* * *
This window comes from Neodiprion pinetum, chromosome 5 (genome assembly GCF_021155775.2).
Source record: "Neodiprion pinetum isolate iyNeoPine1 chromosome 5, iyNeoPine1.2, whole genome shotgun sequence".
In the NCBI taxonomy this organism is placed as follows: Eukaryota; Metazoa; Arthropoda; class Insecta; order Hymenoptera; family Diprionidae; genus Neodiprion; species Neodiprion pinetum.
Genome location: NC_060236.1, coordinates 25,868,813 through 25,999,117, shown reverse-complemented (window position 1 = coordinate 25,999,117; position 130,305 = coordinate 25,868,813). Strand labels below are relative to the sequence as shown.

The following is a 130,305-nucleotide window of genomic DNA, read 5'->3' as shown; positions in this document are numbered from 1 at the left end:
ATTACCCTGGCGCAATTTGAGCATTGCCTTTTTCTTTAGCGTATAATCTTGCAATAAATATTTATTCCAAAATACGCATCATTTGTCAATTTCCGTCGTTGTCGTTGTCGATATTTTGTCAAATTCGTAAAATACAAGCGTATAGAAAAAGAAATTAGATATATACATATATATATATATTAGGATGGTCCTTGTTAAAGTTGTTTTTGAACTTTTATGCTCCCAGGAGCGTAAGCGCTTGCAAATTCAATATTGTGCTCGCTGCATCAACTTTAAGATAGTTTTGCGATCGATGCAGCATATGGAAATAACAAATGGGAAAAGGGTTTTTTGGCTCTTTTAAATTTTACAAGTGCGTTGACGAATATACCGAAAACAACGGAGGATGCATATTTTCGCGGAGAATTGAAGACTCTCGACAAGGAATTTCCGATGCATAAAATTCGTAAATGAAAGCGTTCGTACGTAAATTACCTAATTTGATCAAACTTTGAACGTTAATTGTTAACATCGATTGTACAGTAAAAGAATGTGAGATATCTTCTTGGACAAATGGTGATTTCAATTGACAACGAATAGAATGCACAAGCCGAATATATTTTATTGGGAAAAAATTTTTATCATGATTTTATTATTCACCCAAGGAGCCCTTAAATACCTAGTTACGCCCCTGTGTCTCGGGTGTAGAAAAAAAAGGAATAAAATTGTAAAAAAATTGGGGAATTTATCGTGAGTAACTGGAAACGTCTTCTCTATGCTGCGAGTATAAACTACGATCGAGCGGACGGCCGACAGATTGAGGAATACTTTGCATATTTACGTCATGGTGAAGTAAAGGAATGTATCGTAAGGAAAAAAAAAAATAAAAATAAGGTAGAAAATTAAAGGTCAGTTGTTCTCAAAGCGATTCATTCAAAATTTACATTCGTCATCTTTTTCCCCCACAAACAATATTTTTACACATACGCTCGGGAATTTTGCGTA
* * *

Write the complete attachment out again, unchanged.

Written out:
This window comes from Neodiprion pinetum, chromosome 5 (genome assembly GCF_021155775.2).
Source record: "Neodiprion pinetum isolate iyNeoPine1 chromosome 5, iyNeoPine1.2, whole genome shotgun sequence".
In the NCBI taxonomy this organism is placed as follows: Eukaryota; Metazoa; Arthropoda; class Insecta; order Hymenoptera; family Diprionidae; genus Neodiprion; species Neodiprion pinetum.
Genome location: NC_060236.1, coordinates 25,868,813 through 25,999,117, shown reverse-complemented (window position 1 = coordinate 25,999,117; position 130,305 = coordinate 25,868,813). Strand labels below are relative to the sequence as shown.

The following is a 130,305-nucleotide window of genomic DNA, read 5'->3' as shown; positions in this document are numbered from 1 at the left end:
ATTACCCTGGCGCAATTTGAGCATTGCCTTTTTCTTTAGCGTATAATCTTGCAATAAATATTTATTCCAAAATACGCATCATTTGTCAATTTCCGTCGTTGTCGTTGTCGATATTTTGTCAAATTCGTAAAATACAAGCGTATAGAAAAAGAAATTAGATATATACATATATATATATATTAGGATGGTCCTTGTTAAAGTTGTTTTTGAACTTTTATGCTCCCAGGAGCGTAAGCGCTTGCAAATTCAATATTGTGCTCGCTGCATCAACTTTAAGATAGTTTTGCGATCGATGCAGCATATGGAAATAACAAATGGGAAAAGGGTTTTTTGGCTCTTTTAAATTTTACAAGTGCGTTGACGAATATACCGAAAACAACGGAGGATGCATATTTTCGCGGAGAATTGAAGACTCTCGACAAGGAATTTCCGATGCATAAAATTCGTAAATGAAAGCGTTCGTACGTAAATTACCTAATTTGATCAAACTTTGAACGTTAATTGTTAACATCGATTGTACAGTAAAAGAATGTGAGATATCTTCTTGGACAAATGGTGATTTCAATTGACAACGAATAGAATGCACAAGCCGAATATATTTTATTGGGAAAAAATTTTTATCATGATTTTATTATTCACCCAAGGAGCCCTTAAATACCTAGTTACGCCCCTGTGTCTCGGGTGTAGAAAAAAAAGGAATAAAATTGTAAAAAAATTGGGGAATTTATCGTGAGTAACTGGAAACGTCTTCTCTATGCTGCGAGTATAAACTACGATCGAGCGGACGGCCGACAGATTGAGGAATACTTTGCATATTTACGTCATGGTGAAGTAAAGGAATGTATCGTAAGGAAAAAAAAAAATAAAAATAAGGTAGAAAATTAAAGGTCAGTTGTTCTCAAAGCGATTCATTCAAAATTTACATTCGTCATCTTTTTCCCCCACAAACAATATTTTTACACATACGCTCGGGAATTTTGCGTA